Kansas City Royals: The Black Hole at Shortstop

(Photo by Ed Zurga/Getty Images)
(Photo by Ed Zurga/Getty Images) /

The Kansas City Royals have several problems, yes, but the shortstop position is one that is the biggest black hole on the entire team.

Royals fans, we need to talk. We have a problem at shortstop. I know what you’re thinking. “Hey, smart guy, the Royals are 3-7. They’ve got problems EVERYWHERE.” and you’re not wrong. Based on the first ten games, this looks to be a long, painful season. However, one can make the case that fans have someone at least approaching league average at each position. With one exception.

Let’s get it out of the way right now. I like Alcides Escobar as a person. He seems like a nice guy. He smiles a lot. His teammates like him. As luck would have it, he’s quite the iron man. Except for 2015, when he missed time after being taken out by Brett Lawrie, he’s played in every game since 2014. That’s like going to the world’s worst buffet. Sure, the food is terrible, but it’s ALL YOU CAN EAT!

Escobar was the winner of this year’s “Most Unwelcome Return,” or, as it’s known, the Yuniesky Betancourt Award. With Gordon now on the disabled list, Esky seems like a lock to once again, be the worst everyday hitter in the American League. Not only that, he appears to be redefining what it means to be a bad hitter. So far, he’s slashing an almost-comical .167/.211/.278 after his first ten games. His OPS is almost .150 BELOW his career mark of .639.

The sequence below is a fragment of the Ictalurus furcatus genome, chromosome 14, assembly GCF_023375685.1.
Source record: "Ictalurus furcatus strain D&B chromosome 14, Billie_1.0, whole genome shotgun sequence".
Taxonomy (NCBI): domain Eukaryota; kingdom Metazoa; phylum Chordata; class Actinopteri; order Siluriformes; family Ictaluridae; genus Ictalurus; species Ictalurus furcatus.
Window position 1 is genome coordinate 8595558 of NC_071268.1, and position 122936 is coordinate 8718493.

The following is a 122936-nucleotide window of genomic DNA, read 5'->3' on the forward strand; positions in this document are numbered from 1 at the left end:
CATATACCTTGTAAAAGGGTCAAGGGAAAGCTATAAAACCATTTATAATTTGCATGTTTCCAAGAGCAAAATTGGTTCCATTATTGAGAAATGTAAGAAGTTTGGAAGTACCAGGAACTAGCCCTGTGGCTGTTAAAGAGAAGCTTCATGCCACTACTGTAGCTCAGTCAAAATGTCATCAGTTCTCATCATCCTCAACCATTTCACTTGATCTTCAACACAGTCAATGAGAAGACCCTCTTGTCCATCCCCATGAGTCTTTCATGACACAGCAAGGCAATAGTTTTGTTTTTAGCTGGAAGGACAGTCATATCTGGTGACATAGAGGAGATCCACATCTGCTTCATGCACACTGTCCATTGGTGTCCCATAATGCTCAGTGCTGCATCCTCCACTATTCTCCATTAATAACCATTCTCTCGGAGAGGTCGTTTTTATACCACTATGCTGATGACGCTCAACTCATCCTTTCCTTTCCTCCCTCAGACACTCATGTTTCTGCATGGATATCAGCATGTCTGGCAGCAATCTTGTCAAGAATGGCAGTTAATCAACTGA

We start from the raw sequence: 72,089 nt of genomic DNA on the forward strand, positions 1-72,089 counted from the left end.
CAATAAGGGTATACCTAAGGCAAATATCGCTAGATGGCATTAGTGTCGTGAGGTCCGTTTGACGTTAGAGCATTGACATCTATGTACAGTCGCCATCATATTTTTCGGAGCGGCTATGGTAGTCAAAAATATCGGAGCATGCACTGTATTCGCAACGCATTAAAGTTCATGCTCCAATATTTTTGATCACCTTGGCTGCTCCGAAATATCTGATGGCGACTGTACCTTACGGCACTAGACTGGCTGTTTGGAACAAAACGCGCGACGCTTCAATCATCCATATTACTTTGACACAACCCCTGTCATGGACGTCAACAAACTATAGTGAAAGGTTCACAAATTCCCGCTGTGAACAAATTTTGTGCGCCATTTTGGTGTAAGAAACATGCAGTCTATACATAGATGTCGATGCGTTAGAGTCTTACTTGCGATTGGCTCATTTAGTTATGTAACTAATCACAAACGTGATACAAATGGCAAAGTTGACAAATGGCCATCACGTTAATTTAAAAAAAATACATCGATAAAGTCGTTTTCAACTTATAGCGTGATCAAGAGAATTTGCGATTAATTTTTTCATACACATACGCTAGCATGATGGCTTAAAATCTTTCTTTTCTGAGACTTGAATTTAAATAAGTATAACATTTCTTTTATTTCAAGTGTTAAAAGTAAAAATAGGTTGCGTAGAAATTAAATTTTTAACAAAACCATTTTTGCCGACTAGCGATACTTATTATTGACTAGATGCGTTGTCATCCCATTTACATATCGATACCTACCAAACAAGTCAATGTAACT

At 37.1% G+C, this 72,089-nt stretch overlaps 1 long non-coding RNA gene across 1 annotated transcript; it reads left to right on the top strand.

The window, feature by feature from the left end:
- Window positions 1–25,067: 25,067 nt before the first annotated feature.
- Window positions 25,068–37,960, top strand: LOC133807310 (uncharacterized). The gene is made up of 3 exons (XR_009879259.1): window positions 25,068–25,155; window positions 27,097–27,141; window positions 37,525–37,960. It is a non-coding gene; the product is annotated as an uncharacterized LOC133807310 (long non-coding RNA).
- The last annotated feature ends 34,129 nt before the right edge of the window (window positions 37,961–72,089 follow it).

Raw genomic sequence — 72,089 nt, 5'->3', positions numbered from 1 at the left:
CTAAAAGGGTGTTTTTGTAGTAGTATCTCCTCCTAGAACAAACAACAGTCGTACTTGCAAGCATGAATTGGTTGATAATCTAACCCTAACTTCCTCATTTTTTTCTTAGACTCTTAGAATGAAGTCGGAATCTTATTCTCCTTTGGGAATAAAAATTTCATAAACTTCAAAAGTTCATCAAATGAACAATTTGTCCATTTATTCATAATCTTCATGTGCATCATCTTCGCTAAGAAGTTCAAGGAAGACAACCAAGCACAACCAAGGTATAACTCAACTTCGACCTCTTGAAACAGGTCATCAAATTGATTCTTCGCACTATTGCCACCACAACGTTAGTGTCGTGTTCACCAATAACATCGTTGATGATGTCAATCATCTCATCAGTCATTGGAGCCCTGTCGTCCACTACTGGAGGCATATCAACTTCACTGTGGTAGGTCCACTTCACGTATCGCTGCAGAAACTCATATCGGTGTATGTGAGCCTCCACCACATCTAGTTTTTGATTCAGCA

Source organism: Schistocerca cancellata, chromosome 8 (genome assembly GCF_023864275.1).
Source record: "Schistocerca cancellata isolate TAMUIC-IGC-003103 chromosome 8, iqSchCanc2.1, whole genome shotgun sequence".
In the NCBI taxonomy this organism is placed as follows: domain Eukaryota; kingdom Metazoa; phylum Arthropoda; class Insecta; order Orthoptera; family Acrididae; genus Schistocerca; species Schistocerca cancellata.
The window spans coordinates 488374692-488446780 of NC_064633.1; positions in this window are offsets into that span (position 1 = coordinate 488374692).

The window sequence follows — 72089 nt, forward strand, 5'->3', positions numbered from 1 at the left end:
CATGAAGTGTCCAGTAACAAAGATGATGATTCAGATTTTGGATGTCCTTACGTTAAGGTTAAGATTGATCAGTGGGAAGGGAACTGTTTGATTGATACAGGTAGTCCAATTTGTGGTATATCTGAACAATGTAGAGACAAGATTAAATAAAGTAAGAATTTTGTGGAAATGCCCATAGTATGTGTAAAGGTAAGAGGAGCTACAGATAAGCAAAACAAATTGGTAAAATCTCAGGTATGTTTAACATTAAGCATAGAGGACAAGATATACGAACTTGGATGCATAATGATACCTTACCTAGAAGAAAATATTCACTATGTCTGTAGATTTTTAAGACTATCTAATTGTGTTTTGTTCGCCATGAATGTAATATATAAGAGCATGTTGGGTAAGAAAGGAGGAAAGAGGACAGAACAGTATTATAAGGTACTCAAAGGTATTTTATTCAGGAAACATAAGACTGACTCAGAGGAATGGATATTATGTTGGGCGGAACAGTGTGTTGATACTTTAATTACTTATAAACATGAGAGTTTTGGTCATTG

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If you are one of the glass is half-full types, there are two things to hang your hopes on. First, the small sample size. A player generally needs about 40 games before offensive stats begin to stabilize. Secondly, Escobar’s BABIP currently sits at .194, which is 100 points under his career average. So, he will almost certainly get better. Just not very much.

Here’s hoping that Adalberto Mondesi‘s shoulder is healing nicely. Send Ryan Goins home with some lovely parting gifts and a copy of the home game, put Mondesi in at short, and let’s find out what the Kansas City Royals have.

Hopefully, they’ve got something because there is no help on the way. Between Ramon Torres in Omaha and Nick Lopez and Erick Mejia at Northwest Arkansas, the cupboard is bare. Torres and Lopez are virtual clones of Escobar. Mejia is very similar except he will occasionally take a walk.

Don’t worry, though. He’s new to the Royals system this year. I’m sure by the time he gets to KC, his ability to take pitches will have been drummed out of him.

Look, I hate writing Debbie Downer pieces. It’s much more fun to write about pennant races and clinching early enough to set your rotation for the playoffs, but that’s not this year and that’s okay. We all knew it was coming. Just make sure a down year isn’t a wasted year. There’s a huge difference. Ask Houston.

It’s time to find out if these kids can play or not. The Kansas City Royals have to begin the long slog up the mountain again. We have to start somewhere and a 31-year-old shortstop that is historically bad offensively, seems like a great place to start.